Continued from Oaxaca - Puerto Escondido Day 3 (long)
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Well, the last day and thankfully the shortest. This would be 30km altogether, 15 on the jeep trail and 15 on the road into Puerto Escondido. The rain had stopped and by 9:30 it was already hot out. We took the bikes across a footbridge, while Jose Luis forded the river in the Jeep.
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Brooke was determined to ride the last leg, and the first half of the ride was very scenic.
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We'd gone from the cloud forests and coffee plants of the previous day to the tropical coastal climate of palms and fruit trees. Apparently the hills we'd come down are also home to a lot of marijuana plantations, but they must be pretty well hidden.
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One of the less pleasant sights (and smells) you'll find riding in Mexico is a huge pile of burning trash. It's a great shame that as packaged goods increase the government won't provide any refuse programs or facilities in such a beautiful area.
When we reached the halfway point and the junction to the road to Puerto, it was incredibly hot. Brooke, still recuperating, made the wise choice to ride the rest of the way in the Jeep. She was really disappointed to not be riding to the finish.
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The scorching road to Puerto was pretty miserable. There were a couple of big climbs, which thankfully were rewarded with a view of the Pacific in the distance. By the final descent through town to the beach I was tired, aching, bruised and dehydrated. We stopped at a cafe on the main surf beach and found a hotel for the next few days.
After loading the bikes back on the Jeep, we said our farewells to Pedro and Jose Luis. They were going to drive the 6 1/2 hours back to Oaxaca that afternoon. It's a hard drive over the mountains on tight twisting roads. Craig would return by bus to Oaxaca a few days later to take the bikes back to Mexico City.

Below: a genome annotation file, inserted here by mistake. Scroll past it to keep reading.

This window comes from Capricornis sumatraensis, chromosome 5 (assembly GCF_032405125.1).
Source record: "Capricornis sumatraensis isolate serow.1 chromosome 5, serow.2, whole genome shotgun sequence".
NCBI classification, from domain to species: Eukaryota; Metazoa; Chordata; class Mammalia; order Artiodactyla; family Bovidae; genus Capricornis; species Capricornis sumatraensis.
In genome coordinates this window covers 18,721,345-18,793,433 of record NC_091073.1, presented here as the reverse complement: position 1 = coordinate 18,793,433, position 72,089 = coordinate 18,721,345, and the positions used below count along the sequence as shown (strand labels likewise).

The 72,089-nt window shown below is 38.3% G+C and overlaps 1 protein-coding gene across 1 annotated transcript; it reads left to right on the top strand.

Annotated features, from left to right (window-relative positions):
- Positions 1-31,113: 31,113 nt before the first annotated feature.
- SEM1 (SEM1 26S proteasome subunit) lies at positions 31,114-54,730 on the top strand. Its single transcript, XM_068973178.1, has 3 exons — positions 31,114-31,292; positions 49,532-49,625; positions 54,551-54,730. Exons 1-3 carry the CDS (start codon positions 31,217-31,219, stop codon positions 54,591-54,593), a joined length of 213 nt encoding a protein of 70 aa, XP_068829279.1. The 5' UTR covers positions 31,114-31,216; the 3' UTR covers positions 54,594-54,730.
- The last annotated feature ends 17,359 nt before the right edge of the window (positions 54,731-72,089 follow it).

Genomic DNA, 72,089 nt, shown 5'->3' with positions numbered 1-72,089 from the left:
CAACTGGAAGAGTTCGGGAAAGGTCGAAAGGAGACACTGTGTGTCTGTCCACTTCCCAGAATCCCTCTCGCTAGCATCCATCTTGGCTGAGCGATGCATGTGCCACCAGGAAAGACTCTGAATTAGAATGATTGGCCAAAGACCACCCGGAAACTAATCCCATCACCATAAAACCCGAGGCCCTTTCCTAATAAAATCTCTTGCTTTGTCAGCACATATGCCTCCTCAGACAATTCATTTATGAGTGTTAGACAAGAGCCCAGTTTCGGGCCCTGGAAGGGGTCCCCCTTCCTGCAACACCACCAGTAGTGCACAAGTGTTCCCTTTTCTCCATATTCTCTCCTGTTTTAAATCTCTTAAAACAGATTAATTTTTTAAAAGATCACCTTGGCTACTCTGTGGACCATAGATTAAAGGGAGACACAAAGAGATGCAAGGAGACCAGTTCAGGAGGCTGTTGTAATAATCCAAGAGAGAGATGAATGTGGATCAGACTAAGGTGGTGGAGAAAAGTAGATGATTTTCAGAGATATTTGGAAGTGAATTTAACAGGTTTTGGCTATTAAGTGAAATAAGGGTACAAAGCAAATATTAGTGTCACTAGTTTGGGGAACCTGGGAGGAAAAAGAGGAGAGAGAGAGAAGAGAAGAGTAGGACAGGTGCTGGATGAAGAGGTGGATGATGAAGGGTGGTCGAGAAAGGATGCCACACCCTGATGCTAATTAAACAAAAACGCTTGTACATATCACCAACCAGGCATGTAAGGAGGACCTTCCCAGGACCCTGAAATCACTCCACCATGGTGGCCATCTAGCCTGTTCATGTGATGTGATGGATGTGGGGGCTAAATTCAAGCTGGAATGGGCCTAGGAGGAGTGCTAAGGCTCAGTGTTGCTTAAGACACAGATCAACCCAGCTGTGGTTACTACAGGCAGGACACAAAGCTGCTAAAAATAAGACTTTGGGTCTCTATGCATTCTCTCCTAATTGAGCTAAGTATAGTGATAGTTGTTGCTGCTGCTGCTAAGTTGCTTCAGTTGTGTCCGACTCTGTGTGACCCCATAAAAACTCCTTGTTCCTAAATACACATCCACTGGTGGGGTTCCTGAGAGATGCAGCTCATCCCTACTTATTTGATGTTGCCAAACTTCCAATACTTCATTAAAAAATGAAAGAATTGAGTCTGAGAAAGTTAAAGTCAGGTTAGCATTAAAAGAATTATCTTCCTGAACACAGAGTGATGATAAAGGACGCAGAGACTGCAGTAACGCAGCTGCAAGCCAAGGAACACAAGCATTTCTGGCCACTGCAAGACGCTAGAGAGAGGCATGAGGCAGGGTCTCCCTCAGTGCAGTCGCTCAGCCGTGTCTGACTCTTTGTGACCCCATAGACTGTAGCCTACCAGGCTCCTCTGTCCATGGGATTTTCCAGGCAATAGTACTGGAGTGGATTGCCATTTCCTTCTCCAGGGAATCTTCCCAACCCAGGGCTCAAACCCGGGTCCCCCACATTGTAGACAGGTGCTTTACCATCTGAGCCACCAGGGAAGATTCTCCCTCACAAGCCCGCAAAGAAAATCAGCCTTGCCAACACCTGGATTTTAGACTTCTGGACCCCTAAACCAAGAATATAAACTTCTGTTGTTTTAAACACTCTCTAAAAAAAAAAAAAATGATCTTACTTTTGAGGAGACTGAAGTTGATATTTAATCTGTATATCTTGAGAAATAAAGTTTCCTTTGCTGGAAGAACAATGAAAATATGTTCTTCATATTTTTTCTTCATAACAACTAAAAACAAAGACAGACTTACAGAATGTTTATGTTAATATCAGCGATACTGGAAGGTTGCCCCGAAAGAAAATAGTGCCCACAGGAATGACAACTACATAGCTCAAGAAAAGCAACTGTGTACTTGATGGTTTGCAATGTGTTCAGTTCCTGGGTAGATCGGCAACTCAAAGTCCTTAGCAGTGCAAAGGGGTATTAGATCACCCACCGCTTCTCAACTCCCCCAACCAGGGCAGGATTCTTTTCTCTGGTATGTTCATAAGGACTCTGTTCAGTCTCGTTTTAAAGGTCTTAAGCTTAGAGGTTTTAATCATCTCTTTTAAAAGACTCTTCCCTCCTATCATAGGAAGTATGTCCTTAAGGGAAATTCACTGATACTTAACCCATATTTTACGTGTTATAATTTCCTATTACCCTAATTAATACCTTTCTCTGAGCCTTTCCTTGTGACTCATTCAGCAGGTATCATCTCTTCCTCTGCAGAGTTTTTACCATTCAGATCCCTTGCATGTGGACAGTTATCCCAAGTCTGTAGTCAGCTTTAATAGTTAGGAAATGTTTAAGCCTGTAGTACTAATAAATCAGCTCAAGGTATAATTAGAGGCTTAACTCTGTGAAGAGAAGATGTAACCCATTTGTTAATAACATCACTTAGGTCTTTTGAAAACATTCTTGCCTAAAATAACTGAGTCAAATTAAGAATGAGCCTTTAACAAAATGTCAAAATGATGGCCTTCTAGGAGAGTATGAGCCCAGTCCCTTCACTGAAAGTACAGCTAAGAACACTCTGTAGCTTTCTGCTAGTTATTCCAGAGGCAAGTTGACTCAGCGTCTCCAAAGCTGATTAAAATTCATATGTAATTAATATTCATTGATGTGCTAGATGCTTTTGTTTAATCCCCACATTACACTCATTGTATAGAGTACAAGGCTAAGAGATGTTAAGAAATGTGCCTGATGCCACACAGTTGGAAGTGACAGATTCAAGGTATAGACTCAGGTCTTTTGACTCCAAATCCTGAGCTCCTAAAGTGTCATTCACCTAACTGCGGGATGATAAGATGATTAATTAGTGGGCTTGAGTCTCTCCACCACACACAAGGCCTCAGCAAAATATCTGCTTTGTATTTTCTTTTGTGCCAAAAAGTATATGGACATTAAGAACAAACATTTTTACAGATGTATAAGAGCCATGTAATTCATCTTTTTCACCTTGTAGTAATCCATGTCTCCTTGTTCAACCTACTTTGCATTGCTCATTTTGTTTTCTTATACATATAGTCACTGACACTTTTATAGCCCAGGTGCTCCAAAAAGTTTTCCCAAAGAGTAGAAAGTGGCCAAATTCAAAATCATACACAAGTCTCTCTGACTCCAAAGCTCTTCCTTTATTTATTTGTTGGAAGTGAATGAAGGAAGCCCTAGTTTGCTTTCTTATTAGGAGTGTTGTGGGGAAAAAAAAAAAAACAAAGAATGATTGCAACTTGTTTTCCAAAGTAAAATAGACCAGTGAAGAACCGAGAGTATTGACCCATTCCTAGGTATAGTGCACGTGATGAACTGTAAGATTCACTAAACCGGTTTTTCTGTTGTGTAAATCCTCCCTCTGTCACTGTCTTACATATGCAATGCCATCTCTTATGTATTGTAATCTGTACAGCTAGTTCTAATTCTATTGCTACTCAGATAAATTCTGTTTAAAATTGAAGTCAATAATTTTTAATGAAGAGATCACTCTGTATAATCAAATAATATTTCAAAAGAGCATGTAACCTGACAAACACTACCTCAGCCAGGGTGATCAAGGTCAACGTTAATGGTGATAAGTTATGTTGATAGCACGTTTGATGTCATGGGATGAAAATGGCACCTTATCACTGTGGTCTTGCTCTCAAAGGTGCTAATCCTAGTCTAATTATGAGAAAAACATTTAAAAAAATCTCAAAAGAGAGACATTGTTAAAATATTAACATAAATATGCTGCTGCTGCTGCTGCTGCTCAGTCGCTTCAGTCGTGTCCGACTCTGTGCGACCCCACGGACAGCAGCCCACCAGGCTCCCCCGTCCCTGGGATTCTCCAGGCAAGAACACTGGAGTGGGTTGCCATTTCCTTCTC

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The reward at the end of the ride was 2 for 1 margaritas while we watched the surfers and boogie boarders.
The next day I would develop a bacterial infection and spend the next four days very close to the bathroom.
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I honestly don't know how this huge Iguana didn't break that tiny branch.
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A few days later we moved down the coast to the beautiful quiet beach at Mazunte. Grilled snapper, snorkeling and siestas. Heaven.
We'd planned to do a loop of Oaxaca, Chiapas and Quintana Roo over our 2 month summer vacation. Unfortunately this would be cut short in the beautiful colonial hill town of San Cristobal de las Casas. Walking back to my hotel in the rain I slipped on the ice-like stone paving of a driveway cut into the sidewalk. Apparently this happens a lot in San Cristobal but Lonely Planet mustn't have come here in July. I knew immediately that I'd broken my right leg below the knee. The x-rays would confirm this and I'm now blinged out with a titanium plate and six screws through my tibia. 3 months off the bike so I've nothing better to do than write long posts on mtbr.
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